The accounts of the trial of Milo given by Plutarch and Dio provide a valuable insight into the working methods of the two writers. A close examination of the incident in relation to the structure of Plutarch’s Life of Cicero confirms that the Life is a carefully structured unit which assumes audience knowledge of events and presents a particular picture of Cicero. A similar exploration of Dio’s account of the failing years of the Republic reveals the historian both playing with annalistic structure and emphasizing this incident in order to highlight the contemporary political breakdown; he too is interested in constructing a picture of Cicero in relation to his context, and hostility to the orator cannot explain all his choices. Granting literary skill and purpose to both of these writers allows us greater insight into the imperial reception of Cicero.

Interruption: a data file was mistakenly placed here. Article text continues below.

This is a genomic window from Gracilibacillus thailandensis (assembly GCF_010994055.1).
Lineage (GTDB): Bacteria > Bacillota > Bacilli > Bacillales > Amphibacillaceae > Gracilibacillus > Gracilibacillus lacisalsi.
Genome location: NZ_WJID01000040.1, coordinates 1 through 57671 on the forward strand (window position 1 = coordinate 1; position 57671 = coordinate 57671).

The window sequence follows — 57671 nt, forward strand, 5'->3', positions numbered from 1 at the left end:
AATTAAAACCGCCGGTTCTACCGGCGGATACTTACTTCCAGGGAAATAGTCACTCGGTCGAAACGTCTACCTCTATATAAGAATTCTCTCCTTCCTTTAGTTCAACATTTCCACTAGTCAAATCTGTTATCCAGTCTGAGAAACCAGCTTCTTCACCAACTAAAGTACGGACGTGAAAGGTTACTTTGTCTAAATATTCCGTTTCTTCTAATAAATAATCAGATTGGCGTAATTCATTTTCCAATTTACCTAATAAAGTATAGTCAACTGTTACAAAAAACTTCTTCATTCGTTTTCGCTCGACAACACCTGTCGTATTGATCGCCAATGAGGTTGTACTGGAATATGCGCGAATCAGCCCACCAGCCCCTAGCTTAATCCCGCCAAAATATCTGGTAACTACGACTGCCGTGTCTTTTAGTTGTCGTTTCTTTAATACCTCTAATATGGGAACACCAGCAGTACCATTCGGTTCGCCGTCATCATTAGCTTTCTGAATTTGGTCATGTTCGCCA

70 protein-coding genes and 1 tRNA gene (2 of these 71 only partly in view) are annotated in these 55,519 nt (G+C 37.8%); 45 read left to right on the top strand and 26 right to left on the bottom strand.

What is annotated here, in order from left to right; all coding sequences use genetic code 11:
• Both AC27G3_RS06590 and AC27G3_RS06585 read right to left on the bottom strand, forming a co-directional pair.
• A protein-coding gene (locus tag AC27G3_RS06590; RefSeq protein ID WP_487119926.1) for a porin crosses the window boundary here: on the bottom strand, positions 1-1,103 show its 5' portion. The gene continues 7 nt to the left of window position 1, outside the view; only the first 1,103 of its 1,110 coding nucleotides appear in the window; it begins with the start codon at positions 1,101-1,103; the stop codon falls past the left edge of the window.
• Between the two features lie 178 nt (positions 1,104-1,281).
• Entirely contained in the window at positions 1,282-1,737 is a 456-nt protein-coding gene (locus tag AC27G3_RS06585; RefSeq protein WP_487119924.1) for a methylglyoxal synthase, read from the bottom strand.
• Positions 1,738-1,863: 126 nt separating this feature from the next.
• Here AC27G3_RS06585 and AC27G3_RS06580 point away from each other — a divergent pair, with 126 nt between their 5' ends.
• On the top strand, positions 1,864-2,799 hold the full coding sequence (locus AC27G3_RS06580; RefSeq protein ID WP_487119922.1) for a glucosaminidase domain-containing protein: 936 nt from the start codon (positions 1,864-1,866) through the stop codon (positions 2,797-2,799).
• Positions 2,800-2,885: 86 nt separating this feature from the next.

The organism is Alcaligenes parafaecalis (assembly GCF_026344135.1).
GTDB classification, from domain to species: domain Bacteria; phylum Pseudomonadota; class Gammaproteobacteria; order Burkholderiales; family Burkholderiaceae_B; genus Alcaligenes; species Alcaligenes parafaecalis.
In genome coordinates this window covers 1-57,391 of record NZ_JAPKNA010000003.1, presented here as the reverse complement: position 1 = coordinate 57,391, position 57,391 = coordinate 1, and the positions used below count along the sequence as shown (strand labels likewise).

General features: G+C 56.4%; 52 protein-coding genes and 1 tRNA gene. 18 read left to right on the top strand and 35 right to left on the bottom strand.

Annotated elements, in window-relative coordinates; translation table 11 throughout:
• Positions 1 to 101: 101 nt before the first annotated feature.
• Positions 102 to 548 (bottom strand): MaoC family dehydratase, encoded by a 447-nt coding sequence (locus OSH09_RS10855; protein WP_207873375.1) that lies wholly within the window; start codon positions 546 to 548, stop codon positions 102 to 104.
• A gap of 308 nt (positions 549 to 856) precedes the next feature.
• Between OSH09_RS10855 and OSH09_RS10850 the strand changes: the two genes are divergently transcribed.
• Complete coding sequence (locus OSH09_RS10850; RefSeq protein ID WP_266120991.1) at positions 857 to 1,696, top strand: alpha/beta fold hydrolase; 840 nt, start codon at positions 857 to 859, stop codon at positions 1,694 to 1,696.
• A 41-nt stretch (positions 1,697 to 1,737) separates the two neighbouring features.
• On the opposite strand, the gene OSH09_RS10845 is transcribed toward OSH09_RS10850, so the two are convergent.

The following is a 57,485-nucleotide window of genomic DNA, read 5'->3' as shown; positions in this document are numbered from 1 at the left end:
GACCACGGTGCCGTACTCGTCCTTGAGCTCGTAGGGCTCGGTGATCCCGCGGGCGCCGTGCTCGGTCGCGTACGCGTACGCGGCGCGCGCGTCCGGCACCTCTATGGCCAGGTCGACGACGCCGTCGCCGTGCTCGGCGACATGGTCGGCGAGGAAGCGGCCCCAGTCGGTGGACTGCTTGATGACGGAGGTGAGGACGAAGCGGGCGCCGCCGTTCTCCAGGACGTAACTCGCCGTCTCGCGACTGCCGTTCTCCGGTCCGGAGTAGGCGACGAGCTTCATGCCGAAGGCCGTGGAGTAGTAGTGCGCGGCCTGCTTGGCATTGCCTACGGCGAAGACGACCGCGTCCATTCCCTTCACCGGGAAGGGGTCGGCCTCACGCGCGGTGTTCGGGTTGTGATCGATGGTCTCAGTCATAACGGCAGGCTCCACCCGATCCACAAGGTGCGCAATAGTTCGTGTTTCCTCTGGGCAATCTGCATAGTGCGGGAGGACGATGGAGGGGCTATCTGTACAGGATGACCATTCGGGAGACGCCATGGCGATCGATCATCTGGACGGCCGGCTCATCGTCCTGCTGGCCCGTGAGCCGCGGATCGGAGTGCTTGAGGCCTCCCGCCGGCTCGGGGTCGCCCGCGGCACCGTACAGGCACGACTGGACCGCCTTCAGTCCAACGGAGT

Fotheringham, L. S. (2014). Plutarch and Dio on Cicero at the trial of Milo. In J. Mossman, R. Ash, & F. B. Titchener (Eds.), Fame and infamy: essays for Christopher Pelling on characterization in Greek and Roman biography and historiography. Oxford University Press. https://doi.org/10.1093.../9780199662326.003.0013